Near Space Labs expands high-altitude Earth imagery to Texas and ramps remote deployment

Near Space Labs expands high-altitude Earth imagery to Texas and ramps remote deployment
The ongoing COVID-19 crisis has had a number of unexpected impacts on global economic activity – most of them negative. But the pandemic has also highlighted the need for alternative solutions to challenges where traditional solutions now prove either too costly, or too difficult to do while maintaining good health and safety practices. Near]Space Labs, a startup focused on providing timely, location-specific, high-resolution Earth imaging from balloons in the stratosphere, is one company that has found its model remarkably well-suited to the conditions that have arisen due to the coronavirus crisis.]Near Space Labs is in the process of expanding its offering to Texas, with some imagery already collected, and the team in active conversations with a number of potential customers about subscribing to its imaging services ahead of launching the first full batch of collected imagery by early next month. Adding a new geographic location in the middle of a pandemic required Near Space Labs to move up the development on a way for it to easily ship and deploy its balloon-lofted imaging equipment using remote instruction with local technical talent. It’s now ready to effectively spin up an imaging operation very quickly, basically anywhere in the world, with simple, minimal training to onboard and equip local operators on-demand.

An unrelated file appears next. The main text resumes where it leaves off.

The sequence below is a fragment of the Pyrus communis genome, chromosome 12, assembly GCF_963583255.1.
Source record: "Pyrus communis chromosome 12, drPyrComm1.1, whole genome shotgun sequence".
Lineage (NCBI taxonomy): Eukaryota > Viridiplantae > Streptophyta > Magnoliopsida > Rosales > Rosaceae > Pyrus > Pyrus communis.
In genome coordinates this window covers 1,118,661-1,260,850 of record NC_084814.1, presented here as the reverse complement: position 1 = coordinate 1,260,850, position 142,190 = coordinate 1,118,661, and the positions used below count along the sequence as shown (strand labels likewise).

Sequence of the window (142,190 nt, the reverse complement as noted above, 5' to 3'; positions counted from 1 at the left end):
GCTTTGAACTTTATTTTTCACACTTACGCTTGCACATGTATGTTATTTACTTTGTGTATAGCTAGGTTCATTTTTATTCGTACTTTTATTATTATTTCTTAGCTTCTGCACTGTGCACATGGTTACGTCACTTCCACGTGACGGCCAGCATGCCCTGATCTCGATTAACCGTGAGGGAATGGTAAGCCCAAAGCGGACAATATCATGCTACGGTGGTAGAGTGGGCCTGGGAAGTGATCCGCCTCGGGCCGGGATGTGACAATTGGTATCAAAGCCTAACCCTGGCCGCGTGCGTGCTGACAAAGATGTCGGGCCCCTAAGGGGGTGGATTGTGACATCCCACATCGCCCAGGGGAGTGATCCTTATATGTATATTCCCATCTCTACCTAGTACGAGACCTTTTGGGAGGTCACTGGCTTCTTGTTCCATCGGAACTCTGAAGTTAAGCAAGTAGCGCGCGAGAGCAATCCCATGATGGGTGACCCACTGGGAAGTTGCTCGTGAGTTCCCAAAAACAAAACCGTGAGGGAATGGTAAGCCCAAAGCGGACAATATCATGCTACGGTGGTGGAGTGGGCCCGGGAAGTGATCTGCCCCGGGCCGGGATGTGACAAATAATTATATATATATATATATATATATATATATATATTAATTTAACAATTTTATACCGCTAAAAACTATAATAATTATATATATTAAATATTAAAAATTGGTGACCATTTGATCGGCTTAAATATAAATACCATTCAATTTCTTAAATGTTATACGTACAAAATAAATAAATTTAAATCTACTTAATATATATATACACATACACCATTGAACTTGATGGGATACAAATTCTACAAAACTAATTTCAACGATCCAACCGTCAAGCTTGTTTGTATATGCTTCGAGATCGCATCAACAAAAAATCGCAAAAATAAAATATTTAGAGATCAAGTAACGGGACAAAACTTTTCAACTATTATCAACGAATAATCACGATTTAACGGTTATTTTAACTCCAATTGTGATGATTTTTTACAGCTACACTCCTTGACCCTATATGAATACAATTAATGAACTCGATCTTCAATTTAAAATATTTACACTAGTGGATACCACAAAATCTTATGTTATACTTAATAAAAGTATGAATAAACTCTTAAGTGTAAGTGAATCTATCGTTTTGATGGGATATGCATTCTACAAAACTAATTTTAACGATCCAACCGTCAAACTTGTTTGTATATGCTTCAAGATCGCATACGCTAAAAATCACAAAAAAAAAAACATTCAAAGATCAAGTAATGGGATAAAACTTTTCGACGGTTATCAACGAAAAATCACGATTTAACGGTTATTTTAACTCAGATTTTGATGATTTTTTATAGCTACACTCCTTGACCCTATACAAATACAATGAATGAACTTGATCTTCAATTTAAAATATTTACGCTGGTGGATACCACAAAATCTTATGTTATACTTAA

“With travel restrictions, we had to figure out how to deploy hardware in a fully remote way,” explained Near Space Labs’ CEO Rema Matevosyan. “That had been a challenge that we wanted to tackle at some point, for our scalability – but instead we had to tackle that ASAP. Today, I’m really proud to say that the Swift, our robotic vehicles, are able to be shipped anywhere on the globe in a small suitcase. And with a few videos and a manual, it’s super easy to train new people to launch.”
Swift is basically a sophisticated camera attached to a balloon that flies between 60,000 and 85,000 feet, with short duration flights that can nonetheless capture up to 270 square miles of imagery at 30 cm per pixel resolution in a single pass. Swift is also designed to be able to go up frequently, making trips as frequently as twice per day, and it’s designed to provide quick turnaround times for processed images, compared to long potential waits for imaging from geosynchronous or even LEO satellites based on orbital schedules, ground station transmission times and other factors.

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